CAMPAIGNS: Financial PR - ABI standard for pensions industry

Client: The Savings and Long Term Risk (SALTR) project of the

Association of British Insurers (ABI)

PR Team: Fishburn Hedges, aided by the SALTR project team and the ABI's

in-house team

Campaign: Planning and launch of new industry standards scheme

Timescale: May 1999 to October 2000

Budget: Undisclosed

Described as an 'ambitious scheme to raise customer confidence and

improve ser-vice standards in the pensions industry', the Association of

British Insurers launched its voluntary code of practice on October


Its Raising Standards quality mark seeks to restore confidence after a

decade of growing mistrust following pensions swindles, under-performing

policies such as endowments, and widespread mismanagement.

Customers can now differentiate between those companies which have

minimum service standards set by the ABI and those which have not.

The code, part of an extensive drive to repair shattered consumer

confidence, has been two years in the planning, and Fishburn Hedges has

been involved from the consulting stage, up to the launch.


To take collective action to improve the pension industry's reputation

with consumer groups, government and the newly-formed regulator and the

FSA (Financial Services Authority).

To create a more confident business climate to encourage sceptical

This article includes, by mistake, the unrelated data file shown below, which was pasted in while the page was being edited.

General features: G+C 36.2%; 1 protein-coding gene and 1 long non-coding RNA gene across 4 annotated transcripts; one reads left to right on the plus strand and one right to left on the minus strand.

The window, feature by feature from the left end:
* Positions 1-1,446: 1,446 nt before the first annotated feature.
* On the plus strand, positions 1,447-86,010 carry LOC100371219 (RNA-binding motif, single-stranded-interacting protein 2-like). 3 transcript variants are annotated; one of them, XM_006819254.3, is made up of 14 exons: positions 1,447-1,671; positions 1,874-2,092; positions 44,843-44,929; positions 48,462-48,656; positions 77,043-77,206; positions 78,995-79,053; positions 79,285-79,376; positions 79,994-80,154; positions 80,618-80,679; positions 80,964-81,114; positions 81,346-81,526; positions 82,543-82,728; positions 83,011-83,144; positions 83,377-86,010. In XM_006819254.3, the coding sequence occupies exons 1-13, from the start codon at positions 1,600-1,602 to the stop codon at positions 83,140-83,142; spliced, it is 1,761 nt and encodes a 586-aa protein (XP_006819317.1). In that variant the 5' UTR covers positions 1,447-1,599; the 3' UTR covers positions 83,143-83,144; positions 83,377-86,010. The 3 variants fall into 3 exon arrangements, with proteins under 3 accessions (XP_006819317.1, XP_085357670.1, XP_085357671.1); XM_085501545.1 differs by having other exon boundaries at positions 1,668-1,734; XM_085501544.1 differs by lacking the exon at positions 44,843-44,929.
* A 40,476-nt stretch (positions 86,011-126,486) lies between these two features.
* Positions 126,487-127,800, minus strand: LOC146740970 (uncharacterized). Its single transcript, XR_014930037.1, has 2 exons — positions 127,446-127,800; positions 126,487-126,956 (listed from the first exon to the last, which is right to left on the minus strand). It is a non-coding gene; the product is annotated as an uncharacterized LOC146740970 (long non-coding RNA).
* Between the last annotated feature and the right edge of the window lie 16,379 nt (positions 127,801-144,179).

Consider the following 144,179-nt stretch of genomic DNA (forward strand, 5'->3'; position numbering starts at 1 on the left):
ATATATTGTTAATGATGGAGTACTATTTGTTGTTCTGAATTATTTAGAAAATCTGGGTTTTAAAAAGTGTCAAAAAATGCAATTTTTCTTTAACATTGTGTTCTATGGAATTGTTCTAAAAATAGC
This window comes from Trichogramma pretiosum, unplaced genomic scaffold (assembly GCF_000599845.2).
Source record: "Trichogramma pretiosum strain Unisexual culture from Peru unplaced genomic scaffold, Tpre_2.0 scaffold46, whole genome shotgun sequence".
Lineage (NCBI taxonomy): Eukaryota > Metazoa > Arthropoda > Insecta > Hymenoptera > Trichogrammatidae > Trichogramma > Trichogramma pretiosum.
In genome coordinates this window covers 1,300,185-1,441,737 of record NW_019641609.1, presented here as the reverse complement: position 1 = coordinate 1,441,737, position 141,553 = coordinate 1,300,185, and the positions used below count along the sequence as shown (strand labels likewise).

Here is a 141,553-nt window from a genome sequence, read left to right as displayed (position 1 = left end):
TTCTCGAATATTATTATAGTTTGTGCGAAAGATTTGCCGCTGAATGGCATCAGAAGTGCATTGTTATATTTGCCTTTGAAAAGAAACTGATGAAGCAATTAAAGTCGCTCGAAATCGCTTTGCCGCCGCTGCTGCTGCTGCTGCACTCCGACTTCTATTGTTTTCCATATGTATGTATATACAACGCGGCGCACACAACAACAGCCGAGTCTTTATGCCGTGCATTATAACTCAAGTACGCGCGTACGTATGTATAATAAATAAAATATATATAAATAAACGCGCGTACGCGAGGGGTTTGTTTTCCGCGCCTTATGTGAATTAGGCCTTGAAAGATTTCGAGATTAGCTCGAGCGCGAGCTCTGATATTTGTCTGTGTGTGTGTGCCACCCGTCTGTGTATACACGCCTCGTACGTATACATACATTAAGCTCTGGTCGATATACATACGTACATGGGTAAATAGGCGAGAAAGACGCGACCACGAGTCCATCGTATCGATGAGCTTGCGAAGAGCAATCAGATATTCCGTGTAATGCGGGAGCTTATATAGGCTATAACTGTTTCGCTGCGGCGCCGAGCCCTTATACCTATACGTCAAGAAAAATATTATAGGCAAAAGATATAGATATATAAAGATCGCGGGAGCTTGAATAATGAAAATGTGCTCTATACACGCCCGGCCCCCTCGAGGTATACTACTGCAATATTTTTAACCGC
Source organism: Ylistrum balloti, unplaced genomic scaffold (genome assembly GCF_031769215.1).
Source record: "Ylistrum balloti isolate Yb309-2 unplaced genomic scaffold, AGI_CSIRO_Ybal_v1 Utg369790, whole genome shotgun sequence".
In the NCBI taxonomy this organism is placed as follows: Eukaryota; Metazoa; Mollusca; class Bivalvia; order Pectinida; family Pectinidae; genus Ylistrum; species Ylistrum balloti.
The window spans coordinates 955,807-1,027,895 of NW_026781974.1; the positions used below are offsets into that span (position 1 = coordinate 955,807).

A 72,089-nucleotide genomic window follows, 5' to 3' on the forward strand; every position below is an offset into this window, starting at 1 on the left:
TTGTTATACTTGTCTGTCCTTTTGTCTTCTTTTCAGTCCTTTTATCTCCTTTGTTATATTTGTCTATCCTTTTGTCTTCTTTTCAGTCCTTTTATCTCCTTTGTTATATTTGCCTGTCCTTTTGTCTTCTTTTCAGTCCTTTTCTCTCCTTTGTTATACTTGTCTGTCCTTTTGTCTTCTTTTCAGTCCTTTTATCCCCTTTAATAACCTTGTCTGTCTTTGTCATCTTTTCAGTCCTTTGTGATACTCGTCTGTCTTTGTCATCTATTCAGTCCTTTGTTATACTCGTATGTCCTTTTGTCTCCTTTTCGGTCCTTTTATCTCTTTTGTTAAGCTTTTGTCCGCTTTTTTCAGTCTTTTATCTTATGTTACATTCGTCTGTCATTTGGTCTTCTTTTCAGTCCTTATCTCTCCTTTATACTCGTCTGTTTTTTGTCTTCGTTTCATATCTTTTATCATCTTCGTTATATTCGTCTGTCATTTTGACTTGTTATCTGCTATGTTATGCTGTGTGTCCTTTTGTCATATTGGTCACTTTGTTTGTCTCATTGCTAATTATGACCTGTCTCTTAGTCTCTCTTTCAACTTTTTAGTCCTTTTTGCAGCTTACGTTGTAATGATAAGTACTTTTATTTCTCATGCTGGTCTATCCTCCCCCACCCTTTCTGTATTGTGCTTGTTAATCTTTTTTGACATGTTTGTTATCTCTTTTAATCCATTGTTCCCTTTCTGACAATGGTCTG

consumers to save more for their future.

Strategy and Plan

Fishburn Hedges, the SALTR project team and the ABI put together a

programme to create the scheme and communicate it effectively to the

industry, IFAs, government, the FSA, consumer groups and the media.

The Raising Standards scheme was therefore created.

Brands in the pensions, protection and investments market would apply

for a quality mark from an independent body that would ensure that they

had met demanding standards.

The three main areas covered are: clarity and comparability of

information, appropriateness of product purchased, and customer


During the standard's development, qualitative and quantitative consumer

research was undertaken through BMRB to check that it would reassure

consumers, and that they would make a difference to buying decisions.

Results were des-cribed as 'extremely positive'.

In October 2000, prior to the launch event, BMRB undertook additional

consumer research to establish a benchmark for current perceptions of

the industry and the level of consumers' confidence in life, pensions

and investment products and companies.

Measurement and Evaluation

This research will be repeated 'at least annually' so that changes in

perception caused by the scheme can be measured and fully evaluated.

It will take companies and brands a year to prepare to meet the

challenging stand-ards. The first brands will be awarded the quality

mark in autumn 2001.

By the day of the launch, 41 financial services brands - including the

Prudential, Scottish Widows, Abbey National and Halifax - had committed

publicly to seek accreditation.

These brands represent nearly 80 per cent of the life and pensions

market. Statements of support were received from HM Treasury, the DTi,

the FSA and a range of industry bodies.

The launch event generated substantial national press, trade and

broadcast coverage.


Relations with government, the FSA and with some of the consumer groups

that have been critical of the industry are improving, and the leaders

of the life and pensions sector feel that the industry is now winning

back credibiltiy.

The media, while remaining sceptical, has shown it is willing to see if

the scheme can deliver expected benefits to consumers.

Have you registered with us yet?

Register now to enjoy more articles and free email bulletins

Already registered?
Sign in